Case 4: A 68-year-old female complained of an ill-fitting bridge that caused her gums to swell, and persistent discomfort that intensified with eating and brushing. Clinical and radiographic examination confirmed the bad fit, including open margins in the bridge that resulted in severe gingival inflammation. A new bridge was applied and the patient was given AO ProVantage for use twice daily. At the one-week follow-up appointment, the reduction in gingival inflammation was significant. The patient reported that her gums felt much better and no longer ached. [Photo and case study courtesy of Dr. Abbott, Garland, TX.]




Laboratory research and clinical experience have shown that topical antioxidants are helpful in wound healing in the oral cavity. In the battle against inflammation, antioxidants are proving to be a formidable weapon.

Author bio
Strategic Hygiene Solutions provides educational-based programs designed to provide the highest standard of care with the highest profitability, most comprehensive care, and thorough documentation in dental hygiene. Throughout Jamie White's 14 years of diverse dental experience, she has gained the insight and experience that has allowed her to design a comprehensive, quality-driven, insurance- and legal-compliant Dental Hygiene Management Program that puts emphasis on profitability and dental health excellence. She is the author of "A Clinician’s Guide to Comprehensive Periodontal Management with Detailed Dental Insurance Coding & Fraud Prevention." PerioScience® is an emerging antioxidant therapy that assists in management of inflammation. This emerging science offers research that broadens treatment options in managing inflammation, promoting healing, xerostomia, among many other oral conditions, and is diverse enough to be used in dental or medical settings.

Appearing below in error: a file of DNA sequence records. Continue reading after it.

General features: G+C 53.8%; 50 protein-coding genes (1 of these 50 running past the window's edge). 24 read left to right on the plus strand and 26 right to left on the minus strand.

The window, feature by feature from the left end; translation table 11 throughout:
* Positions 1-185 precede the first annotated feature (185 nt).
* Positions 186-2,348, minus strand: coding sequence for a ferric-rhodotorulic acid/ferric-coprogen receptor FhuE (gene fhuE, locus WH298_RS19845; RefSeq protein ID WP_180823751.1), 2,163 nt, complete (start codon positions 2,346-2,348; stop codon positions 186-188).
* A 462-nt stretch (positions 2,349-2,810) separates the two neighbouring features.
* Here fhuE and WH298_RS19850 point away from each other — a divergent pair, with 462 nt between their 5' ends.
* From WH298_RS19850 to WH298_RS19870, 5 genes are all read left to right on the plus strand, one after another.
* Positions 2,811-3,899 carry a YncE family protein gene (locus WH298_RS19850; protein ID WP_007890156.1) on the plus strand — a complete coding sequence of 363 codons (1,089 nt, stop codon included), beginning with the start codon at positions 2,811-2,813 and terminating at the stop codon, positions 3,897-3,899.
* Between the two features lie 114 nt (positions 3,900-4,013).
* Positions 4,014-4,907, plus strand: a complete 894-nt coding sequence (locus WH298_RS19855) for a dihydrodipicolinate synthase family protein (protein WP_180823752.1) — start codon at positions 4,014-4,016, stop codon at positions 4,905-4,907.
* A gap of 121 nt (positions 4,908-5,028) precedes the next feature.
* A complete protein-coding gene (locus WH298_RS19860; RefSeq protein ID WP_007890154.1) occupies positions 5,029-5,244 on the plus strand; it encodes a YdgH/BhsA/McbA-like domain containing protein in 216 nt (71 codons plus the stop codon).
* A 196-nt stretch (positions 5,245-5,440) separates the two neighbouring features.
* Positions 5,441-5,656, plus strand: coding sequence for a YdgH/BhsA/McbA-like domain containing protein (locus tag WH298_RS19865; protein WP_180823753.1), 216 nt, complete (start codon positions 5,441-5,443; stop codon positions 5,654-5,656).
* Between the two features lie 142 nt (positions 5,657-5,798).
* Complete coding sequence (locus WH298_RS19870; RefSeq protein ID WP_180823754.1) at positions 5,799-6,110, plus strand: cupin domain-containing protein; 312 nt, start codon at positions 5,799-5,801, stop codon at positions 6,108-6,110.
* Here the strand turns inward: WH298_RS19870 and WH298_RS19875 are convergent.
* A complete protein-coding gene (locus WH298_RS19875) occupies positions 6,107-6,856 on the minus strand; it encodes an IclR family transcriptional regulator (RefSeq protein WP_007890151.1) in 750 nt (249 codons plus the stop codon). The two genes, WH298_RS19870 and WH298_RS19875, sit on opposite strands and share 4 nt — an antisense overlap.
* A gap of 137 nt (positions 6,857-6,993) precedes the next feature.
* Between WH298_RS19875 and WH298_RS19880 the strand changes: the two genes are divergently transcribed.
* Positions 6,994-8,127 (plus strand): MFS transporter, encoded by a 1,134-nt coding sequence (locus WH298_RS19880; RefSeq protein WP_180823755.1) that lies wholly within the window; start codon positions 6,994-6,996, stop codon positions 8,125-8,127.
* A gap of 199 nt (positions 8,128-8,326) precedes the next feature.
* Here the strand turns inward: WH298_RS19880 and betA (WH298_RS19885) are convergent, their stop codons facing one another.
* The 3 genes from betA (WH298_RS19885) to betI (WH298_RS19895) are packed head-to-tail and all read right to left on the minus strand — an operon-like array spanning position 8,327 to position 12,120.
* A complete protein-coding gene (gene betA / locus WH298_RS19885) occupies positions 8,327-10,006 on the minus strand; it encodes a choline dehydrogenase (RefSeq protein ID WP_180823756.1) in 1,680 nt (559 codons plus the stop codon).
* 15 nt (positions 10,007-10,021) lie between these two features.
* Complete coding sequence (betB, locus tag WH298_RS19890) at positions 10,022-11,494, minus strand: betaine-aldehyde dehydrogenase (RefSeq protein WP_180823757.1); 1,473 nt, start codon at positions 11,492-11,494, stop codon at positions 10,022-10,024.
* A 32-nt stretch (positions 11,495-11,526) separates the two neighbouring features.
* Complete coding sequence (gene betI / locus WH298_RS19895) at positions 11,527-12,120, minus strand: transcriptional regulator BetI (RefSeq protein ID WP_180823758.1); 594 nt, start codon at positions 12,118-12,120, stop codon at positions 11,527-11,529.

References

1. Sculley DV, et al. Salivary antioxidants and periodontal disease status, Proceedings of the Nutrition Society, 2002.
2. Ferreiro B, et al. The antioxidant capacity of saliva. Periodontology. March 2002.
3. Gupta A, et al. Lipid peroxidation and antioxidant status in head and neck squamous cell carcinoma patients. Oxidative Medicine and Cellular Longevity, April-June 2009.
4. Miricescu D, et al. The antioxidant potential of saliva: Clinical significance in oral diseases. Therapeutics, Pharmacology and Clinical Toxicology, June 2011.
5. Hershkovich O, et al. Age-related changes in salivary antioxidant profile: Possible implications for oral cancer. The Journals of Gerontology. February 2007.
6. San Miguel SM, et al. Bioactive antioxidant mixtures promote proliferation and migration on human oral fibroblasts. Archives of Oral Biology, 2011.